This episode of Rendering Unconscious podcast welcomes Michelle O’Brien and Nico Fuentes of the NYC Trans Oral History Project, a community archive devoted to the collection, preservation and sharing of trans histories, organized in collaboration with the New York Public Library. The NYC TOHP works to confront the erasure of trans lives and to record diverse histories of gender as intersecting with race and racism, poverty, dis/ability, aging, housing migration, sexism, and the AIDS crisis.
Michelle Esther O’Brien is a doctoral candidate in the Department of Sociology at New York University. She is currently conducting dissertation research on LGBTQ social movements in New York City. Michelle also works as a Community Oral History Coordinator at the New York Public Library, where she helps lead the New York City Trans Oral History Project. The Project is gathering a growing online archive of personal oral histories from trans New Yorkers. Michelle received her Masters of Social Work from the Hunter College School of Social Work, CUNY. She spent several years working in HIV/AIDS service agencies, as a community organizer, support group facilitator and case worker. She served as the Executive Director of Housing Here and Now coalition of tenant rights organizations in New York City.
Nico Fuentes is a rank and file organizer, sex shop worker, listener and sometimes speaker. She is interested in trans political organizing, difference, and bridging class and identity politics. She most recently completed a two year contract campaign at the Pleasure Chest NY and is looking forward to continuing to work with the New York Trans Oral History Project as an interviewer.
Interview with Cecilia Gentili by Michelle O’Brien
Interview with oni lem by Nico Fuentes
Suzanne Snider is a writer, documentarian, and educator whose work is deeply influenced by oral history theory and practice. Her most recent projects have taken the shape of sound installation, essays, and archive design. In 2012, she founded Oral History Summer School, an interdisciplinary training program in upstate New York. She consults frequently for institutions and project teams; collaborations include the National Public Housing Museum, MoMA, Center for Reproductive Rights and the National Library of Kosovo. Her writing/audio work appear in The Guardian, The Believer and The Washington Post, along with several anthologies and artist catalogs. Snider teaches at The New School. With support from the Yaddo Corporation and the MacDowell Colony, she is completing her first book, The Revival.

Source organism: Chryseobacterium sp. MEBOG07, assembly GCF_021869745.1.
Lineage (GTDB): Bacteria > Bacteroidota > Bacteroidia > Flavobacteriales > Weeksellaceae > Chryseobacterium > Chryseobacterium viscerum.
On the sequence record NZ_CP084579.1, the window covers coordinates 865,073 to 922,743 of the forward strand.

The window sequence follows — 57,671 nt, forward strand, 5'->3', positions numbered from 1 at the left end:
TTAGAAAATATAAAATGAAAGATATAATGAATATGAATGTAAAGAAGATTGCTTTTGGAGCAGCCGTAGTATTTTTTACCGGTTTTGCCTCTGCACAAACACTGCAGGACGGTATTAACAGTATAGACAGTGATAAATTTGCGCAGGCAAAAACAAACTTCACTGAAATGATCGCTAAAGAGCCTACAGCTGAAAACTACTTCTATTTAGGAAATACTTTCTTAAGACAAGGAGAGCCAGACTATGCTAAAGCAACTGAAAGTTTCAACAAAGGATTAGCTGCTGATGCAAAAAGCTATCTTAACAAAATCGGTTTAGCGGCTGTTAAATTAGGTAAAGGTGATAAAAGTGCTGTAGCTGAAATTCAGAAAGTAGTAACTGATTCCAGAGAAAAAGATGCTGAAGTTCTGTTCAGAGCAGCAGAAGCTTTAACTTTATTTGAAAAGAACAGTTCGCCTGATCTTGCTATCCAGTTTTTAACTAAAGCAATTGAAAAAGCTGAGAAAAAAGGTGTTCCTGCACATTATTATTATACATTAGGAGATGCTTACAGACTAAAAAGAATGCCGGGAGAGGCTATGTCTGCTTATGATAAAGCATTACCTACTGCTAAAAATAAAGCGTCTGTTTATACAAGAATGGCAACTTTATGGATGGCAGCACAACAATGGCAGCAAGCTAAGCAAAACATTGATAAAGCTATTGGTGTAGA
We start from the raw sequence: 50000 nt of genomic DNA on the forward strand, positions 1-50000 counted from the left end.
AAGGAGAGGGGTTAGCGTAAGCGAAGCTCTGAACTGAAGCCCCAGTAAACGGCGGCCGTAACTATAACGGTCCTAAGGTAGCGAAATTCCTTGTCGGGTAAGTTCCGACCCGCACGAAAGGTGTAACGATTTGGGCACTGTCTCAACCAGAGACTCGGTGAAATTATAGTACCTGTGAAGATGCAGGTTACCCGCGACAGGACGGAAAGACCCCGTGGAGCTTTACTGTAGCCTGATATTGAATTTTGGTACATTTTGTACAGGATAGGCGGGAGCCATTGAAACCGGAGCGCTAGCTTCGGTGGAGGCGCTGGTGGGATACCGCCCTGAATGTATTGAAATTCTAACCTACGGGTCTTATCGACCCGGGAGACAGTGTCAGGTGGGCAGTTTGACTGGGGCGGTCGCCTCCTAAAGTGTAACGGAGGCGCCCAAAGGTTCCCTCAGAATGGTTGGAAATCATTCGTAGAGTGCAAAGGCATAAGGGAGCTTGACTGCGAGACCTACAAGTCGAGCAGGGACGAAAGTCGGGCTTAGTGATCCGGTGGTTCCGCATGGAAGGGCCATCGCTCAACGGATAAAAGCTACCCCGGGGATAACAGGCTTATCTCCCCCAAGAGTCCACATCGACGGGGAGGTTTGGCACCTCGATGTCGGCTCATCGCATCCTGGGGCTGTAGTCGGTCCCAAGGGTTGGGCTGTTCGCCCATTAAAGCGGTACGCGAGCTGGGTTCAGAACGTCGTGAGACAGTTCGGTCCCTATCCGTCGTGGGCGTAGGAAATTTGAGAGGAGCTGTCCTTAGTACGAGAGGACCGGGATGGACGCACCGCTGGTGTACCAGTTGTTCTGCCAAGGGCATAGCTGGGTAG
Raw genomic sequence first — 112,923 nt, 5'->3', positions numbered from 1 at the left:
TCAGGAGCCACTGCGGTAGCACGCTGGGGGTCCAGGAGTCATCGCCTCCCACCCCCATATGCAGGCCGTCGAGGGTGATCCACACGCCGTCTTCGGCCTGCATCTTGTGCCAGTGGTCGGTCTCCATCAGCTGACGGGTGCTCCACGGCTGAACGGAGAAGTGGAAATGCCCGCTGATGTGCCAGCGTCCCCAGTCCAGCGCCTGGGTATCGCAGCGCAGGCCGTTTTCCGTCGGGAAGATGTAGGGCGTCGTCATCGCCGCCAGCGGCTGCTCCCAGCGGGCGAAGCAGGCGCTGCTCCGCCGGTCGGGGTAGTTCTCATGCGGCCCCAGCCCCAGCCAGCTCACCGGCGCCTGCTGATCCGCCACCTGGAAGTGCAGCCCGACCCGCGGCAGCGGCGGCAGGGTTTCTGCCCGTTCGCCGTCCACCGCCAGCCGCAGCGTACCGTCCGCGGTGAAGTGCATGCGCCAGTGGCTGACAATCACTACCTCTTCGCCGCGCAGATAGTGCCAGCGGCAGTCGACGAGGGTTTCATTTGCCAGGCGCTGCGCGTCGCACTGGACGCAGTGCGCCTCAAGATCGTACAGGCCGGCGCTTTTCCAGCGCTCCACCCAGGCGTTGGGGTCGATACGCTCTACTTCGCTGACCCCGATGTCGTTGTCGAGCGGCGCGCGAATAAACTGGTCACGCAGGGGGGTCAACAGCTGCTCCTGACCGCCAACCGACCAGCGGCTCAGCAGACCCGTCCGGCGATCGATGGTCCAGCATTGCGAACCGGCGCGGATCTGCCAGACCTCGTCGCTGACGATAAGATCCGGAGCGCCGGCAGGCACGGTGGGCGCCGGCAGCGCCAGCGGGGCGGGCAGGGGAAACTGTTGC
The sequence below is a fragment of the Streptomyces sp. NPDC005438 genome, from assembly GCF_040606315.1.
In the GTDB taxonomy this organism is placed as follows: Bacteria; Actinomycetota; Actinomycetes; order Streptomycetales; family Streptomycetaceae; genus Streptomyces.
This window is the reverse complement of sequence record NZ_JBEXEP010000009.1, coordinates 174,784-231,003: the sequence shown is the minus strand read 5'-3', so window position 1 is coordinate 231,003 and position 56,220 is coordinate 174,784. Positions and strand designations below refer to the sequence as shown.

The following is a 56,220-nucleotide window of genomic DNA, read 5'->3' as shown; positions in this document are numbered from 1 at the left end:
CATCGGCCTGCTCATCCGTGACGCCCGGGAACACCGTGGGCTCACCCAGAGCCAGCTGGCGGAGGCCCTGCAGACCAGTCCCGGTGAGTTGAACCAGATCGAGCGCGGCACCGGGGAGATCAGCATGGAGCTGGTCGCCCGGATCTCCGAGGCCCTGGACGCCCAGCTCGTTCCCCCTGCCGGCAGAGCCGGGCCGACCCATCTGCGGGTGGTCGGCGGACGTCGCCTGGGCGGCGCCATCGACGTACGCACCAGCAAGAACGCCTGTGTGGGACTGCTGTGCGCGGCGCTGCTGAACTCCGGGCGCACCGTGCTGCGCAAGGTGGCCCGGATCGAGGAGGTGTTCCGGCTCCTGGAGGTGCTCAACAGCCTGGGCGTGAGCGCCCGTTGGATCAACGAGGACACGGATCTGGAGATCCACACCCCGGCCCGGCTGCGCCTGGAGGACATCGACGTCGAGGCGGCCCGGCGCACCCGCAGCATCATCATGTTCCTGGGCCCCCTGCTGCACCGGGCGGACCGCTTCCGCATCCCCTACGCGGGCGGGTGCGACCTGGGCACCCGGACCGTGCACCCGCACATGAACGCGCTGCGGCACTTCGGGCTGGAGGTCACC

William Alanson White Institute is mentioned in this episode
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Rendering Unconscious is a podcast about psychoanalysis, culture and more hosted by Dr. Vanessa Sinclair, a psychoanalyst from New York City, now based in Stockholm. Dr. Sinclair sees patients internationally, specializing in online and remote treatment for free-lancers, creatives and students, as well as those who are home-bound or live in remote locations and may not have access to psychoanalytic treatment in their area.
Rendering Unconscious is a podcast hosted by Dr. Vanessa Sinclair, wherein she interviews psychoanalysts, psychologists, philosophers, creative arts therapists, social workers, artists, poets, writers, scholars and other clinicians and intellectuals about their process, work, current events, activism, mental health care, diverse theoretical lenses and various worldviews. Episodes also include lectures given and recorded at various events hosted internationally.
Rendering Unconscious is also a book! Rendering Unconscious: Psychoanalytic Perspectives, Politics and Poetry (Trapart Books, 2019). Also available via Kindle and iBook.
In times of crisis, one needs to stop and ask, “How did we get here?” Our contemporary chaos is the result of a society built upon pervasive systems of oppression, discrimination and violence that run deeper and reach further than most understand or care to realize. These draconian systems have been fundamental to many aspects of our lives, and we seem to have gradually allowed them more power. However, our foundation is not solid; it is fractured and collapsing – if we allow that. We need to start applying new models of interpretation and analysis to the deep-rooted problems at hand.
“Rendering Unconscious” brings together international scholars, psychoanalysts, psychologists, philosophers, researchers, writers and poets; reflecting on current events, politics, the state of mental health care, the arts, literature, mythology, and the cultural climate; thoughtfully evaluating this moment of crisis, its implications, wide-ranging effects, and the social structures that have brought us to this point of urgency.
Photo of Marsha P. Johnson from www.nyctransoralhistory.org/contact